Stir Fried Beef

Last night I made stir fried beef for dinner. Nothing mind blowing, but good in that cheap take out Chinese food kind of way.

Firstly, I thawed a top round steak from the freezer. This was a very lean cut, but a good amount for two people at 0.62 lbs, close to 2/3rds of a pound of beef.

Hit both sides with the blunt end of a cleaver to soften the steak up a bit.

I sliced fairly thin slices of the beef. Some folks like to do this with partially frozen meat for better control, but this was such a lean little steak that it was no problem to slice fully thawed.

I was cutting against the grain to ensure my meat was somewhat tender and edible.

Bowl full of beef slices! So pretty, red, and sinewy.

Once the beef is sliced and in a bowl, add a liberal amount of cornstarch to coat. Blop.

Here are the slices of beef, lightly coated for the most part. No need to be fanatic about this part since I’m just going to…

Slather it with sauces and seasonings!! About 1/4-1/3 C of soy sauce, 2 T oyster sauce, 1/4-1/2 t sesame oil, and 1-2 T sugar.

Like I said, I was going more for Chinese take out, and not anything really traditional or authentic. It’s got most of the bases covered – salty, meaty, hit of sweetness to counter the salty.

I mixed everything up into a thick slurry. It kind of looked like it was slathered in peanut sauce. Hee hee. I left it on the counter for about an hour while I was doing the dishes and putting rice in the cooker…

And making some stir fried napa cabbage. I couldn’t find the garlic so I used thick slices of onion (a whole small onion). The way I make napa cabbage is super easy. It might be a little bland to some, but I enjoy it when there are other “bigger” flavors with a meal as a refreshing and light veggie dish.

Heat up a pan as hot as it will go, toss in your garlic or onion into some hot oil and let it get very well browned/blackened. This should only take a minute since it’s so hot. Move them to once side and off of the center and then add in chopped napa cabbage. Let it sear for a bit and stir every minute or two until cooked.
I prefer my napa cabbage to get a little bit of char on it. Not burned, but it’s also not just cooked cabbage and adds a little bit of smokey char while retaining a crunch in the stems.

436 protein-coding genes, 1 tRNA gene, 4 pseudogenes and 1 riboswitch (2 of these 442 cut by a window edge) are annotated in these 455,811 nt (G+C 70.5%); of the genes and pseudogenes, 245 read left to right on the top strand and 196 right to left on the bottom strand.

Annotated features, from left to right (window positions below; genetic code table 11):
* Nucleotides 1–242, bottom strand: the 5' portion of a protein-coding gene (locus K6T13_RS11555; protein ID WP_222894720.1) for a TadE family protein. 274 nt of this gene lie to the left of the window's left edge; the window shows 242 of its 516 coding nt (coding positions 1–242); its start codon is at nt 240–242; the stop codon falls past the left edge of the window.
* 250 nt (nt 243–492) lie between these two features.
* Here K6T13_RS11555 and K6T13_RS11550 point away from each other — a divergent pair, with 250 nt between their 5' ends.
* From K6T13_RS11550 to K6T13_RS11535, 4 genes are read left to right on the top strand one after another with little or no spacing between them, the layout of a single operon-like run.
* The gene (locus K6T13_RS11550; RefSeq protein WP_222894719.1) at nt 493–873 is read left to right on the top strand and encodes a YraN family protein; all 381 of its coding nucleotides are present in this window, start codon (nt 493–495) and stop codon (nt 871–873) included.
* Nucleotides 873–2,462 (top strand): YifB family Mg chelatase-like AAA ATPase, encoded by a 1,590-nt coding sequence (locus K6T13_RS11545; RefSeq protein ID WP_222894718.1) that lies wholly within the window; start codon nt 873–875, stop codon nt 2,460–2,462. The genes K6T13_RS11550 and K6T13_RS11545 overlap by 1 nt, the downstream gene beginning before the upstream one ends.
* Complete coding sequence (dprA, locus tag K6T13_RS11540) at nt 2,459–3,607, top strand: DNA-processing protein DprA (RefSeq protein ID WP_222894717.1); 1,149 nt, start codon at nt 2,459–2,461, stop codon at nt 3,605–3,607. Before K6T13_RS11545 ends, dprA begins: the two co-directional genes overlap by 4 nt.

After I took the cabbage out of the pan, I added my beef so they cooked as strips, so I worked in 2-3 batches to cook everything. This way they were nicely browned and cooked through. Once I was done, I turned the heat off of the pan and added the cornstarchy marinade and an equal (or maybe greater) amount of water to make a sauce. Then I tossed the cooked beef strips in and let them mingle in the hot pan for a few minutes before serving up.

Here is the final product on top of some rice. The sauce wouldn’t have hurt from some more oyster sauce or soy sauce, but it just fine and tasty for what it was (and seriously easy). Oooh, or some black bean sauce. Next time.
The beef strips were full of flavor (that teeny bit of sesame oil was great), but I had a hard time biting through the longer pieces. So I think next time I will use the meat tenderizer powder for maximum softness.
For what it’s worth – I cooked both of these dishes in a cast iron pan. I think it really retains heat and stays a lot hotter than other non-stick or aluminum pans, so if you have one I’d recommend using it. You don’t need a wok to cook Chinese food, just a pan you can get really hot.

  1. That actually looks really good to me. I love simple meat, sauce, and rice dishes.

    I noticed the pic of you chopping the meat and then how you said it was a little tough. Have you tried bias-slicing at a fairly extreme angle. Perhaps 30-45 degrees. This shortens the muscle fibers and makes for a more easily chewable end result.

  2. JayH said:

    The meat cost 7 cents?
    Looked that way in first picture.

  3. Mr. Dave – Ooooh, I will have to try that next time. Thanks for the tip!

    JayH – lol, not sure why it says that. This was meat I bought in the fall and keep in the freezer. No hormones, basically organic for $4/lb, so this was roughly $2.48 for the meat.

  4. I wish my wife ate cabbage. I love the stuff. But there is only one person who ever made cabbage she would eat.

    My old friend Raf. And he chopped it fine, and slow cooked it so it caramelized. This served as the bed for a grilled piece of swordfish, if I remember correctly.

    It was delicious.

    Fermented black soy beans are the best! They are a staple in my stir fry.

  5. Grace said:

    black bean sauce can never be a bad thing.
    oh, and i enjoy the fact that you lovingly described the meat as “sinewy.” πŸ™‚

  6. Shaun said:

    I'm surprised that you haven't yet reviewed the newly opened Chinese supermarket on Central. I believe it opened for business this week.

    It's quite impressive, especially compared to the other stores available in the area. It's not as big as the one that Lee's Market opened up (for a short time) in Latham, but it could easily be mistaken for one of the bigger supermarkets in Flushing (Hong Kong Supermarket?) of Chinatown (Dyanasty?).

    If they can keep their prices comparable to the other stores I think that they are going to eat up a lot of the others' business.

  7. Daniel B – black bean buddies! (shame about the cabbage, but there are lots of other things I don't like either)

    phairhead – nope. But not a bad suggestion for next time!

    Grace – glad you took it as a good thing, too! πŸ˜‰

    Shaun – I keep hearing about how awesome it is from my sister. Unfortch my budget right now is a bit too high for the month, so I've gotta wait until Aug until I go fun food shopping. Bah!

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